Pair of mesh reflectors boost Navy’s satcom network

MUOS mesh reflectors

The 14-meter mesh reflectors contribute to a 16-fold increase in capacity. 

A pair of "mesh reflectors" used to boost capacity on the U.S. Navy's space-based mobile phone network have deployed successfully on the newest satellite in the constellation, antenna manufacturer Harris Corp. announced this week.

The unfurling antennas were launched Sept. 2 aboard the fourth payload in the Navy's constellation of Mobile User Objective System (MUOS) satellites. Built by Lockheed Martin, the MUOS constellation serves as a smartphone-like network in space designed to provide secure satellite voice and data communications for mobile forces.

Harris, based in Melbourne, Fla., estimates the eight reflectors now deployed in the MUOS constellation provide a 16-fold increase in communications capacity while also supporting a legacy UHF system.

The latest deployment of the seventh and eighth reflectors in the five-satellite MUOS constellation gives the Navy near-global coverage for simultaneous transmission and reception of secure voice and data over a high-speed, IP-based network. Global coverage is achieved because the MUOS constellation has a "beyond-line-of sight" capability.

The Navy and its contractors have been building out MUOS for several years. The first two satellites were launched 2012 and 2013. After some successful tests, the third satellite went up in January, with the fourth being launched in September, effectively giving the system global coverage. The launch of the fifth MUOS satellite, which will act as a spare, is planned for 2016.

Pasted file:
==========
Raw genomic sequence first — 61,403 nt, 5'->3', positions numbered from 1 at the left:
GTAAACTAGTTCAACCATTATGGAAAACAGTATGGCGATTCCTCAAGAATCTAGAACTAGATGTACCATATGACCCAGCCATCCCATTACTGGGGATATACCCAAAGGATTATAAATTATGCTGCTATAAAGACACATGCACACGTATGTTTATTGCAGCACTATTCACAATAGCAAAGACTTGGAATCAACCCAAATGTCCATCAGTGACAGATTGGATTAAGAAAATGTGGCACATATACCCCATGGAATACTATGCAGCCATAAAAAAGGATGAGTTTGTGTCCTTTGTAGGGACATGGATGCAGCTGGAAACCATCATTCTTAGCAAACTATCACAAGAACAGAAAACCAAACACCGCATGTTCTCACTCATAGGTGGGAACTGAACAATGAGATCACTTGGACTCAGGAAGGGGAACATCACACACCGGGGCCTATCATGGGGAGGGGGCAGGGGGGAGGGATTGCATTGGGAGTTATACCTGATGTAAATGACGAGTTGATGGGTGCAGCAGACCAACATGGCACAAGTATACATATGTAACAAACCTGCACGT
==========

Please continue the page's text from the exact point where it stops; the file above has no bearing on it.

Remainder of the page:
Each MUOS satellite is equipped with two 14-meter mesh reflectors that are unfurled once the vehicle has reached its designated orbit. The reflectors employ a multiple-beam technology that boosts the number of users and amount of voice and data traffic the MUOS constellation can support. A legacy UHF antenna measures only 5.4 meters, Harris noted.

After they are unfurled, the gold mesh reflectors are secured to the satellite with precision booms also built by Harris. The antenna reflectors are based on Harris' fixed mesh reflector technology and composite support structures developed by San Diego-based Vanguard.

The company also supplies tactical radio terminals for the MUOS network. The radio supplier said MUOS capability for its current Falcon III manpack radios could be added via a software upgrade. It claims more than 30,000 Harris radios have been deployed with the ability to host MUOS waveform software.

Harris also is pitching its AN/PRC-158 multichannel radio as a host for the MUOS waveform. The new radio was initially designed to compete for the Army's Handheld, Manpack and Small Form Fit radio contract

About the Author

George Leopold is a contributing editor for Defense Systems and author of Calculated Risk: The Supersonic Life and Times of Gus Grissom."Connect with him on Twitter at @gleopold1.

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